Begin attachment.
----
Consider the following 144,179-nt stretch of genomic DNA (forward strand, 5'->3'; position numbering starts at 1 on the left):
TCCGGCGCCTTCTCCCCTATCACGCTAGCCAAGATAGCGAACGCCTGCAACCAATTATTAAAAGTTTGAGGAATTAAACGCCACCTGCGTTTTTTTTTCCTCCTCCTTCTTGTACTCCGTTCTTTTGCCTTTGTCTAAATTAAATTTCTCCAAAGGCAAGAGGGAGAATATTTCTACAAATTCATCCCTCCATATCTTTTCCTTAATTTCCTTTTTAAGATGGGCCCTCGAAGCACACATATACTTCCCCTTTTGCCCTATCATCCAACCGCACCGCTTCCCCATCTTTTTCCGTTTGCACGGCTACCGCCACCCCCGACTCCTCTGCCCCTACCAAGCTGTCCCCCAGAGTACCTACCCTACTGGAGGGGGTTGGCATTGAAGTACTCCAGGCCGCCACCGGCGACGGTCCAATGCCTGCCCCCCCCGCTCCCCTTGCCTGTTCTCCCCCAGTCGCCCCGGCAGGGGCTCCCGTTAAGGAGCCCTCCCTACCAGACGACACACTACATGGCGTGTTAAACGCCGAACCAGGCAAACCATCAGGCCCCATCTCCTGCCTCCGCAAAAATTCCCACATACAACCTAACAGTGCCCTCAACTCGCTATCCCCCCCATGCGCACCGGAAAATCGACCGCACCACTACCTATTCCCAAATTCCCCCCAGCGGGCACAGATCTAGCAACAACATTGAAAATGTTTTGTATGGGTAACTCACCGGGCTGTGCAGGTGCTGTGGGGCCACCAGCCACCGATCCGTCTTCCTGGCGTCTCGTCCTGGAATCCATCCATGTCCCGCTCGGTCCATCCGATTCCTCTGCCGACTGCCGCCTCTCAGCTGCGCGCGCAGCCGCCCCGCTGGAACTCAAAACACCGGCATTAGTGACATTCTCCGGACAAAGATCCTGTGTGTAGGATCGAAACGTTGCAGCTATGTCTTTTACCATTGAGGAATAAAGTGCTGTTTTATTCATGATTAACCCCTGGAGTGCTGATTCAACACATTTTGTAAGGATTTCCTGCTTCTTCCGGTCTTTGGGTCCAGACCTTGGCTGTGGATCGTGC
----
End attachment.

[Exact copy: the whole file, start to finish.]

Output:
Consider the following 144,179-nt stretch of genomic DNA (forward strand, 5'->3'; position numbering starts at 1 on the left):
TCCGGCGCCTTCTCCCCTATCACGCTAGCCAAGATAGCGAACGCCTGCAACCAATTATTAAAAGTTTGAGGAATTAAACGCCACCTGCGTTTTTTTTTCCTCCTCCTTCTTGTACTCCGTTCTTTTGCCTTTGTCTAAATTAAATTTCTCCAAAGGCAAGAGGGAGAATATTTCTACAAATTCATCCCTCCATATCTTTTCCTTAATTTCCTTTTTAAGATGGGCCCTCGAAGCACACATATACTTCCCCTTTTGCCCTATCATCCAACCGCACCGCTTCCCCATCTTTTTCCGTTTGCACGGCTACCGCCACCCCCGACTCCTCTGCCCCTACCAAGCTGTCCCCCAGAGTACCTACCCTACTGGAGGGGGTTGGCATTGAAGTACTCCAGGCCGCCACCGGCGACGGTCCAATGCCTGCCCCCCCCGCTCCCCTTGCCTGTTCTCCCCCAGTCGCCCCGGCAGGGGCTCCCGTTAAGGAGCCCTCCCTACCAGACGACACACTACATGGCGTGTTAAACGCCGAACCAGGCAAACCATCAGGCCCCATCTCCTGCCTCCGCAAAAATTCCCACATACAACCTAACAGTGCCCTCAACTCGCTATCCCCCCCATGCGCACCGGAAAATCGACCGCACCACTACCTATTCCCAAATTCCCCCCAGCGGGCACAGATCTAGCAACAACATTGAAAATGTTTTGTATGGGTAACTCACCGGGCTGTGCAGGTGCTGTGGGGCCACCAGCCACCGATCCGTCTTCCTGGCGTCTCGTCCTGGAATCCATCCATGTCCCGCTCGGTCCATCCGATTCCTCTGCCGACTGCCGCCTCTCAGCTGCGCGCGCAGCCGCCCCGCTGGAACTCAAAACACCGGCATTAGTGACATTCTCCGGACAAAGATCCTGTGTGTAGGATCGAAACGTTGCAGCTATGTCTTTTACCATTGAGGAATAAAGTGCTGTTTTATTCATGATTAACCCCTGGAGTGCTGATTCAACACATTTTGTAAGGATTTCCTGCTTCTTCCGGTCTTTGGGTCCAGACCTTGGCTGTGGATCGTGC